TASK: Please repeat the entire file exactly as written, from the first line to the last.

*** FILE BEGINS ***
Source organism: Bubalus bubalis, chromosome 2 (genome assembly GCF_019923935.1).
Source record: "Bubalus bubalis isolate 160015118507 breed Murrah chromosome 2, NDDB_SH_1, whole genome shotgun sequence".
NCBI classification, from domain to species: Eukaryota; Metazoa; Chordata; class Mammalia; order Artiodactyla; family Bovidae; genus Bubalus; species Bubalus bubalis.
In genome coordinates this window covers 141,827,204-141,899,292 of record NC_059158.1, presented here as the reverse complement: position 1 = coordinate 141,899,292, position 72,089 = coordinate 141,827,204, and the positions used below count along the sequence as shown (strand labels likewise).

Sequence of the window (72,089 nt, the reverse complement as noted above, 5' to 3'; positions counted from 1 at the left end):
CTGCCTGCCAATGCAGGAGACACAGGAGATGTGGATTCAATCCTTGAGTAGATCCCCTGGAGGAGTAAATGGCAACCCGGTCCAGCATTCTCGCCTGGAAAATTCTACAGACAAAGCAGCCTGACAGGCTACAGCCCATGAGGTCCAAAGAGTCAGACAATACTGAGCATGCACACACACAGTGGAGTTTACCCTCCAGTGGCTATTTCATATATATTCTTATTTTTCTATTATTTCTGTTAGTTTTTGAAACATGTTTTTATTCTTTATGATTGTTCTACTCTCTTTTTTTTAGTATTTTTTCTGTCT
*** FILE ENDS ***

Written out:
Source organism: Bubalus bubalis, chromosome 2 (genome assembly GCF_019923935.1).
Source record: "Bubalus bubalis isolate 160015118507 breed Murrah chromosome 2, NDDB_SH_1, whole genome shotgun sequence".
NCBI classification, from domain to species: Eukaryota; Metazoa; Chordata; class Mammalia; order Artiodactyla; family Bovidae; genus Bubalus; species Bubalus bubalis.
In genome coordinates this window covers 141,827,204-141,899,292 of record NC_059158.1, presented here as the reverse complement: position 1 = coordinate 141,899,292, position 72,089 = coordinate 141,827,204, and the positions used below count along the sequence as shown (strand labels likewise).

Sequence of the window (72,089 nt, the reverse complement as noted above, 5' to 3'; positions counted from 1 at the left end):
CTGCCTGCCAATGCAGGAGACACAGGAGATGTGGATTCAATCCTTGAGTAGATCCCCTGGAGGAGTAAATGGCAACCCGGTCCAGCATTCTCGCCTGGAAAATTCTACAGACAAAGCAGCCTGACAGGCTACAGCCCATGAGGTCCAAAGAGTCAGACAATACTGAGCATGCACACACACAGTGGAGTTTACCCTCCAGTGGCTATTTCATATATATTCTTATTTTTCTATTATTTCTGTTAGTTTTTGAAACATGTTTTTATTCTTTATGATTGTTCTACTCTCTTTTTTTTAGTATTTTTTCTGTCT